Ever since the publication of Michael Lewis’ Moneyball, baseball has been ruled by computers.
The book revealed how the Oakland Athletics managed to consistently put together one of the best records in baseball with the one of the smallest player-salary budgets. They accomplished this feat by rigorously analyzing reams of data and finding that on-base percentage, which was largely ignored in favor of batting average, was the most valuable metric for predicting success. With this knowledge in hand, the Athletics acquired players who had great on-base percentages but, for some irrational reason, weren’t commanding large salaries.
After Lewis’ book hit the newsstands, the rest of the league quickly adapted. Teams hired spreadsheet jockeys to sift through the statistics and find ever-more advanced metrics for predicting success. For a while, the teams with the better geeks were able to generate better performance for less money than teams with inferior nerd squads.
But now that every baseball team has a stat shop, the incremental returns of this data-driven approach are collapsing toward zero.
So how are baseball teams going to wrest bargains out of the market of players now? By making them happy.
The team using this strategy the best right now is my hometown favorite, the Chicago Cubs.
Cubs President of Baseball Operations Theo Epstein, who was one of the pioneers of the moneyball strategy as during his time as general manager of the Boston Red Sox, recognized that there was no more advantage to be gained from crunching the data even harder. The only way to gain an edge would be to make the best players want to play for you and to optimize their performance once you’ve got them in the dugout.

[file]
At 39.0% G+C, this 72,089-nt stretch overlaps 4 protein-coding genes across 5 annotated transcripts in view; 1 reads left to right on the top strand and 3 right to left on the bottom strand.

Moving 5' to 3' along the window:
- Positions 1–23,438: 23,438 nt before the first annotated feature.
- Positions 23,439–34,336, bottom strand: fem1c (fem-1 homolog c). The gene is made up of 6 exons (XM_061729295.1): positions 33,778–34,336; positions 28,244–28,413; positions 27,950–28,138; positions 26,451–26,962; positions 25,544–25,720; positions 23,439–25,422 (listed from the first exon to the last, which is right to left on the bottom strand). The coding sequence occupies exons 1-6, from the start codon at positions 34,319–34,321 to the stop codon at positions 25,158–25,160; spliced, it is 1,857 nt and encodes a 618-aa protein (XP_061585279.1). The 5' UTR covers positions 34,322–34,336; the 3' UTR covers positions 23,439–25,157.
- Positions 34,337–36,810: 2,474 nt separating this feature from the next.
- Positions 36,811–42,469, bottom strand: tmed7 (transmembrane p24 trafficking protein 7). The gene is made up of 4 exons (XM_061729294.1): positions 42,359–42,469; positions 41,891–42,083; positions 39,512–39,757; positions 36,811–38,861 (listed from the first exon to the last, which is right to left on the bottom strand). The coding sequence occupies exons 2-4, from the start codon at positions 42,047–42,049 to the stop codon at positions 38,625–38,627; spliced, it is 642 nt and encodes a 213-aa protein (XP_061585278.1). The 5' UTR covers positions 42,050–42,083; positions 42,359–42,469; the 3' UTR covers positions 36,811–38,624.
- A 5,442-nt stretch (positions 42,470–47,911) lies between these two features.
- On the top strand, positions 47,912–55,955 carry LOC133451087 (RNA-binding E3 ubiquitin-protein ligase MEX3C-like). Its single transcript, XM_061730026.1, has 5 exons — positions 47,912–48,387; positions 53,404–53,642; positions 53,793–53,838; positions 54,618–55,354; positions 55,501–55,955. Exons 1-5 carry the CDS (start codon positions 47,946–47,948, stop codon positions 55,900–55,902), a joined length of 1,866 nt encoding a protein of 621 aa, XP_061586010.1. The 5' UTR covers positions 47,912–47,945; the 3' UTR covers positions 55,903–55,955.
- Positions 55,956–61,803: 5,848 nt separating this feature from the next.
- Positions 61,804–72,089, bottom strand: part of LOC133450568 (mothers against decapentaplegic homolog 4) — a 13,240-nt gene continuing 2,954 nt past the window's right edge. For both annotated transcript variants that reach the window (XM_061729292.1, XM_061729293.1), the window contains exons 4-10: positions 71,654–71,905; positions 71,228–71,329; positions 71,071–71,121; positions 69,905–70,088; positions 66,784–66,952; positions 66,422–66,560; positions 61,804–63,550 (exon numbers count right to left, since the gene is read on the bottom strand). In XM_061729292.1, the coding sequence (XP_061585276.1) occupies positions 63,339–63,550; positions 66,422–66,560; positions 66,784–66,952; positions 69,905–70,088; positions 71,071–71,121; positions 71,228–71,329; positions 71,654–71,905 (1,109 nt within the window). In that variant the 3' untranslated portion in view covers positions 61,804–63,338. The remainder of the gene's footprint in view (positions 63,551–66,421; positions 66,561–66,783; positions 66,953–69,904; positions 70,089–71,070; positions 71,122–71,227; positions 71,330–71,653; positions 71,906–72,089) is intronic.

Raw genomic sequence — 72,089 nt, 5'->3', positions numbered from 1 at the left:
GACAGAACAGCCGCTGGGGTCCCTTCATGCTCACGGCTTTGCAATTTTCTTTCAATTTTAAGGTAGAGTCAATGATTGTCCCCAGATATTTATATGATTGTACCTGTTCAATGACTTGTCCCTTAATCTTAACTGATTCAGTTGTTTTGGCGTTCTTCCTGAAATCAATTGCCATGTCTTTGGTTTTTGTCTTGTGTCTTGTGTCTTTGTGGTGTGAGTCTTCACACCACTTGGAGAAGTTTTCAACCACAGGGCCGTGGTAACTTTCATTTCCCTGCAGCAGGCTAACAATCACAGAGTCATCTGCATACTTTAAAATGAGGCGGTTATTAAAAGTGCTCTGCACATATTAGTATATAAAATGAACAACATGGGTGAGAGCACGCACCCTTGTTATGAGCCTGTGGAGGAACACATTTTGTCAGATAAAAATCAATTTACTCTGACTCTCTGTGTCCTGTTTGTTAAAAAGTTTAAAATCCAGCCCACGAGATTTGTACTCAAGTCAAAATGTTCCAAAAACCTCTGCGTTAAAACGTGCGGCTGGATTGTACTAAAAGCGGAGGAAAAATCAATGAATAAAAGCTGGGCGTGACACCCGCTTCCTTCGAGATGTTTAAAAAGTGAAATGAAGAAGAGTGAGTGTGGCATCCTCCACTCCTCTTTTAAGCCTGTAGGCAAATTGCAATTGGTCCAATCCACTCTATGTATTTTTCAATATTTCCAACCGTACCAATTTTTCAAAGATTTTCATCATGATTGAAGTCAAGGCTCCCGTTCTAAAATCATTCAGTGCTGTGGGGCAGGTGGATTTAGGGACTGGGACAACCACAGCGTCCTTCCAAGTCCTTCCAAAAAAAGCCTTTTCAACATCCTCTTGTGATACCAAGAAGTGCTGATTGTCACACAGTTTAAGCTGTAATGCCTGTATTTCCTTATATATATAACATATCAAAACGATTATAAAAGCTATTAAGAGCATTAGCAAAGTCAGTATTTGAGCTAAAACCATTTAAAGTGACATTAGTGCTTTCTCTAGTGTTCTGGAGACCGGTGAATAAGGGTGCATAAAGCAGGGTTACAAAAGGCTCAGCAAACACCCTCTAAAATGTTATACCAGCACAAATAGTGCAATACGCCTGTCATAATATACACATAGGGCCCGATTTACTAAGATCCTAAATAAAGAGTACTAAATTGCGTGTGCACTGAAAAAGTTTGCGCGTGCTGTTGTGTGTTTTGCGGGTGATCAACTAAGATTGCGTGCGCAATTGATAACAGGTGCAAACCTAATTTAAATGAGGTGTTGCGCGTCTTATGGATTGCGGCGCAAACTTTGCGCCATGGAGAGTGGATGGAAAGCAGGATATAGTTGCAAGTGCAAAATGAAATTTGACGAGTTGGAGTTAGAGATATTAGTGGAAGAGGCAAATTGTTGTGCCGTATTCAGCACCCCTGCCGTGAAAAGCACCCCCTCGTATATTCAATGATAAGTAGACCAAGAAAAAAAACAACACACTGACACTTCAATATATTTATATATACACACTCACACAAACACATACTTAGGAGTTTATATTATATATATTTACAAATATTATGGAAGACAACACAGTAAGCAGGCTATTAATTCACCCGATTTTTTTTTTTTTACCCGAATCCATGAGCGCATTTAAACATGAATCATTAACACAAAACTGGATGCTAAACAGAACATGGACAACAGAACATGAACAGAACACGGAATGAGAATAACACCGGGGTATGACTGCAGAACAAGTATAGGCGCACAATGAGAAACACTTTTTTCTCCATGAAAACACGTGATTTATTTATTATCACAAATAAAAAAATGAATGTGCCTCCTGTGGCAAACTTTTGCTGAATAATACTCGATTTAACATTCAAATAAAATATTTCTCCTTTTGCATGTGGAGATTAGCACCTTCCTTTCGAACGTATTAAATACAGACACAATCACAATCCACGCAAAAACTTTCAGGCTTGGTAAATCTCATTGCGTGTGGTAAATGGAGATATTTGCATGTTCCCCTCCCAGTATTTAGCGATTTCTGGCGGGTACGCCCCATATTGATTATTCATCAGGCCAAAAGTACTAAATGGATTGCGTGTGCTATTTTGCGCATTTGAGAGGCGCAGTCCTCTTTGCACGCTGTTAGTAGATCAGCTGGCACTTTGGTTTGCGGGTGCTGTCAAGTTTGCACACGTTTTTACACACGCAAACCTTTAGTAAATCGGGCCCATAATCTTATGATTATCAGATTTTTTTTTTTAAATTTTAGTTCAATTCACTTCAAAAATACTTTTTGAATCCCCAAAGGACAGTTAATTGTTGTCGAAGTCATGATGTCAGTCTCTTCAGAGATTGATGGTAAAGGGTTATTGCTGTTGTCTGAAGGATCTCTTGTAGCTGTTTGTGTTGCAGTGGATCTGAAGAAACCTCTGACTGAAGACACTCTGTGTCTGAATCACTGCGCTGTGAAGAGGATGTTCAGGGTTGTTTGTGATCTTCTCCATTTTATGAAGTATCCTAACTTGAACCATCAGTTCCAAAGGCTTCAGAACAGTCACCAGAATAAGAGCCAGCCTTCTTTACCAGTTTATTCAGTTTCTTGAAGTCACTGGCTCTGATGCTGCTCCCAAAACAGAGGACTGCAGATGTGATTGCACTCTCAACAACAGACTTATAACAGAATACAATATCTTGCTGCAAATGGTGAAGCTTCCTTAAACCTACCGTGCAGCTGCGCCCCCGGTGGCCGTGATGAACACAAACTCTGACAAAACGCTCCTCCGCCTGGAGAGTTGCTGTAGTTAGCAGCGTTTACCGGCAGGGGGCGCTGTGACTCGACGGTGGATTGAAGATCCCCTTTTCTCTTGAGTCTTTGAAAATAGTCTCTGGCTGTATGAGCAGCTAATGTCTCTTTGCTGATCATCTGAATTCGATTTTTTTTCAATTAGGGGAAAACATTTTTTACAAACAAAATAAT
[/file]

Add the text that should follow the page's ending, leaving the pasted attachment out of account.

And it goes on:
So a year and a half ago, he made it a priority to hire the manager that every MLB player wants to play for: Joe Maddon.
In a profession dominated by growly old hard-asses, Maddon is a different species of baseball manager. He sometimes arranges for zoo animals to show up at practices. He hires magicians to entertain the players and loosen them up. He has them wear pajamas on cross-country flights. One week every season, he cancels before-game batting practices so they can rest. When the Cubs players decided last year they wanted to throw a disco-ball dance party after every win – something very few managers would allow – Maddon let it happen.
Maddon’s approach yields two advantages. One is that all of those quirks produce a team that has fun and surpasses its potential on the field. The other is that players want so badly to play for Maddon that this offseason the Cubs signed three high-profile players – Jason Heyward, Dexter Fowler, and Ben Zobrist – for less money than they were offered elsewhere.
But I’m also reminded that humans have a unique set of soft skills that can’t be quantified and that won’t easily be duplicated by robots, even if they’re beating us at everything else.
In baseball at least, the power is shifting from the machines to the men.